Clothes from 1970s,  Girls in Films,  Premium

Live and Let Die: Jane Seymour’s Maxi Dresses

Jane Seymour was just 22 years old when she played white witch Solitaire in Live and Let Die (1973). Her wardrobe was a mixture of uniform (as tarot reader), casual (escaping the poppy fields, New Orleans airport) and sexualised (sacrificial peasant dress, various chemises).

Most illustrative of her kooky characterisation however are the maxi-dresses. There is something intrinsically spiritual about a maxi dress; the way it flows and veils the body. It gels with the divine aspect of Solitaire and later, with a rapidly decreasing neckline, epitomises her sexual awakening by Roger Moore’s randy new 007.

When we first meet Solitaire it is only from the waist up, sitting in the U.N. building in New York alongside crooked diplomat Dr. Kananga/A.K.A. Mr Big (Yaphet Kotto) in her unfussy ‘civvy’ clothing:

White pointed collar shirt, red knitted tank top. Long gold-tone costume necklaces.

Knitwear was popular as part of the 1970s hippy craft revival; generally as informal wear during the day and often (as in the film’s opening scene) sleeveless over a slim-fit shirt. The vivid red colour is indicative of the voodoo vibe cultivated by Mr. Big and his eclectic street wear crew.

The big reveal for Jane Seymour in tarot costume is in the back room of the New York Fillet of Soul restaurant. Just a few minutes earlier we see Solitaire stripping down from a brown front-zipped mini dress and knee-high leather boots into a matching lacy topped chemise. Soon after, she accompanies Mr. Big leaving their hotel offering just a glimpse of her newly clad red patent leather platform heel boots as they clip-clop along the concrete.

The first time that we see Solitaire in full dress regalia is the first time James Bond does too. It is her classic look:

Red velvet maxi dress embellished with bead and sequin appliqué, high neckline with attached silver pendants, wide flared sleeves, red fringed hem. Matching cloak with tassel detailing to the chest.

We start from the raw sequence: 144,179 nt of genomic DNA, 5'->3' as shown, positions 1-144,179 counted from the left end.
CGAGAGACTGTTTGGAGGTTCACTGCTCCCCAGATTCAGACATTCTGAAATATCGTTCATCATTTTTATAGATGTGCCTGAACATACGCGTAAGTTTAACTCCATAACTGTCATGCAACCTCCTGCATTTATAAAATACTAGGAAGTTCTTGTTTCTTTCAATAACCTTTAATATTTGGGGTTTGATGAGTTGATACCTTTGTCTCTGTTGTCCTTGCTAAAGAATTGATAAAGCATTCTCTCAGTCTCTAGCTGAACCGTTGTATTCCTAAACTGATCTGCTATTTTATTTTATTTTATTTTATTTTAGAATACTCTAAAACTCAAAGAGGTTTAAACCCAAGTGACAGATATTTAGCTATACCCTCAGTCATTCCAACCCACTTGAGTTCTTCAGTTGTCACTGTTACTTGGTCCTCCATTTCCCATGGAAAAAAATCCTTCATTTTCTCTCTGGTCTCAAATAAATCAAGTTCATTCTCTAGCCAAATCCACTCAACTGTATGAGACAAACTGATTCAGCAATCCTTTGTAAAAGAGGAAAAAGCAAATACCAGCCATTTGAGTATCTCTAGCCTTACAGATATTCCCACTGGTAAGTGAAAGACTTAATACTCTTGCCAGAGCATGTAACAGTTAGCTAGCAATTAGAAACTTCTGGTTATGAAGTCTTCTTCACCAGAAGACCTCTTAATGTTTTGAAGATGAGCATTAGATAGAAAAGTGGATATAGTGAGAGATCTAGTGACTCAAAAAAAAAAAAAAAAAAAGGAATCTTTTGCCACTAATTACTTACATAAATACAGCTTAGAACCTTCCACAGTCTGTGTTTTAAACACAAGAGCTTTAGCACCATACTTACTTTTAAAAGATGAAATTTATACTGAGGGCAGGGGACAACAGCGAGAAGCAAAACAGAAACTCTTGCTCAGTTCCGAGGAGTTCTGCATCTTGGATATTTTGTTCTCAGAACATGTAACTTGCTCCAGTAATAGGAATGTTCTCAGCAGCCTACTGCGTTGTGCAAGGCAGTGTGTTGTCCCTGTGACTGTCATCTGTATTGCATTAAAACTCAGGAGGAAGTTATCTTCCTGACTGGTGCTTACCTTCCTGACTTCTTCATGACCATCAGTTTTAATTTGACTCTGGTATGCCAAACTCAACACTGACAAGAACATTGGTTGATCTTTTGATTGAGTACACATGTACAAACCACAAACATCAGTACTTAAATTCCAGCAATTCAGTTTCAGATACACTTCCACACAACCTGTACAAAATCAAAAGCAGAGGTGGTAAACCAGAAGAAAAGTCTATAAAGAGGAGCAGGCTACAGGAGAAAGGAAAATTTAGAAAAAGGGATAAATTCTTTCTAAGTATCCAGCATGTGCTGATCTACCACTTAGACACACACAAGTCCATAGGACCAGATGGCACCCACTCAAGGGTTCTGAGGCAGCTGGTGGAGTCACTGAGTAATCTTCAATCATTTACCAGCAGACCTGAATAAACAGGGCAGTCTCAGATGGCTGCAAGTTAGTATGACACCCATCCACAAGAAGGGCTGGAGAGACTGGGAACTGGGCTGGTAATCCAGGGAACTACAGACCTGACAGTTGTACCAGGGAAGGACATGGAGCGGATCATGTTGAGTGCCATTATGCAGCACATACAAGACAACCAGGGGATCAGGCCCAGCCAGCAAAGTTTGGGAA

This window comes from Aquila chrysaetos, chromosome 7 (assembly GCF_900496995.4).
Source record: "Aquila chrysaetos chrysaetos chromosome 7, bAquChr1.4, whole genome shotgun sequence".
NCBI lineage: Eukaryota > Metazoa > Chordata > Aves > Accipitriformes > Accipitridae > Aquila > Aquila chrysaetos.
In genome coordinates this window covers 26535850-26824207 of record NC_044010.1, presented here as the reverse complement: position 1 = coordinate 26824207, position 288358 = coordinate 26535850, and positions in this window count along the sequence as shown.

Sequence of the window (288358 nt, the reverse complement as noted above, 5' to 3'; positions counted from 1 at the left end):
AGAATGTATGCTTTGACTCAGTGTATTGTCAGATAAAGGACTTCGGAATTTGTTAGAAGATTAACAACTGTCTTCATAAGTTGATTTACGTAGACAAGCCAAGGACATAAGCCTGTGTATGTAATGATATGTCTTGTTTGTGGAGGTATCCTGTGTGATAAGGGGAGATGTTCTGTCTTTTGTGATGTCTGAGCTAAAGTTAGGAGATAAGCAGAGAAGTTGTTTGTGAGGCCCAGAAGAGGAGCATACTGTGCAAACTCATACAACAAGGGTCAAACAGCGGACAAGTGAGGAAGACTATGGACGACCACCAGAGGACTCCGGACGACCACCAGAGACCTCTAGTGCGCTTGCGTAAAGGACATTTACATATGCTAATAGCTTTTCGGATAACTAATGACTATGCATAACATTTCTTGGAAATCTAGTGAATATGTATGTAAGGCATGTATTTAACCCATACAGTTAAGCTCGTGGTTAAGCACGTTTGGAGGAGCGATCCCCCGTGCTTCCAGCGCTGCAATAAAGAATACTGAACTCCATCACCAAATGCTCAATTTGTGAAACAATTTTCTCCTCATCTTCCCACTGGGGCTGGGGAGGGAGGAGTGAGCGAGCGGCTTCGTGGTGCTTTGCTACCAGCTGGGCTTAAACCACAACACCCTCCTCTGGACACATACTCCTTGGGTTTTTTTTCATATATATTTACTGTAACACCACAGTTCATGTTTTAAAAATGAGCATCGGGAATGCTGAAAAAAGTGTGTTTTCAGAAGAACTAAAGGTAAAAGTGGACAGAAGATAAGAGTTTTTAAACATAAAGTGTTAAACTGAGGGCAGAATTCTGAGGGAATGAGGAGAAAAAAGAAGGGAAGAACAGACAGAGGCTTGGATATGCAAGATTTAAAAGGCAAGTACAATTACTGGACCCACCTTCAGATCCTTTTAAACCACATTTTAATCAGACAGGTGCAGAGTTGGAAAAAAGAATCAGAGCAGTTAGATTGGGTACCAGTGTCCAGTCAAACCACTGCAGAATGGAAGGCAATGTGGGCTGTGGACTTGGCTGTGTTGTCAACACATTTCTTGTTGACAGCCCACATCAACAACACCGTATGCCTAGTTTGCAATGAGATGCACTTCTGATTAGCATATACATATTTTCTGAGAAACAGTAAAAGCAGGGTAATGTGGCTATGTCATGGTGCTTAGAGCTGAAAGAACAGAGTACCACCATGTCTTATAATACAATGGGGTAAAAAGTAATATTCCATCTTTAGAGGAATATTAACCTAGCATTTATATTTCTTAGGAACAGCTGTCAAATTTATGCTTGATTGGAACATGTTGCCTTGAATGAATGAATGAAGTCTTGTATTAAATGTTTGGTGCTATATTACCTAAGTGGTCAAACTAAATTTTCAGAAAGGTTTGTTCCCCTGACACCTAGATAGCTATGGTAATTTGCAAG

Note the raised round neck; at this stage in the film Solitaire is still ‘unviolated’ by Bond. Note too the ethnic styled adornment which appears somewhat Turkish in origin rather than North African (the habitual home of tarot reading). With this dress experienced costume designer Julie Harris (Whirlpool, 1959; Goodbye, Mr. Chips 1969) created Solitaire’s most enduring poster image, possibly the most enduring for any Bond girl after Ursula Andress in Dr. No (1962) – and Seymour isn’t even wearing a bikini.

Later following her deflowering from 007, Solitaire dons a far more suggestive and revealing empire line maxi gown in gold and red lamé with plunging neckline and butterfly shaped sequin appliqué. Again featuring voluminous flared sleeves, only this time gathered into the wrist.

Before this point during her escape with Bond in the poppy fields, Solitaire adopts a more practical look with orange tunic shirt and white slacks; soon after a delicate sixties style peach day dress.

By now a real contrast has formed between casual, uniform and sexual; just a few scenes earlier Seymour wears a blue kaftan-esque maxi, then a slinky red silk jersey dress with interesting (and revealing) bar finish across the chest. The vibrant red colour though, in some shape or form, is nearly always present in the company of Kananga.

A final memorable image of Solitaire occurs during her attempted sacrifice by crazed Baron Samedi. She is openly erotised in an outfit designed to be both virginal and carnal:

Full length empire line dress in white silk with slashed lace sleeves, low v-neckline and flower/vine detailing to the bust. Gold-tone pendant necklace.

This gathered empire line is similar to designer Thea Porter’s output during the 1970s, although with no ethnic veneer. It is, in fact, rather a plain dress, somewhat akin a hippy wedding gown.

Jane Seymour spent much of her screen time in Live and Let Die being yanked from pillar to post by Roger Moore’s 6’2” frame as they ran from Kananga and his plaid jacketed henchmen. It is fair to say that Solitaire was not a modern Bond girl; she didn’t do much to advance women’s lib (apart from promoting trousers), yet she did represent a hip bohemian fashion movement so often overlooked in 007’s world.

Moreover a Bond girl can be sexy in long frock, even if apparently she needs her cleavage on display most of the time to do so.

© 2009 – 2014, Lord Christopher Laverty.


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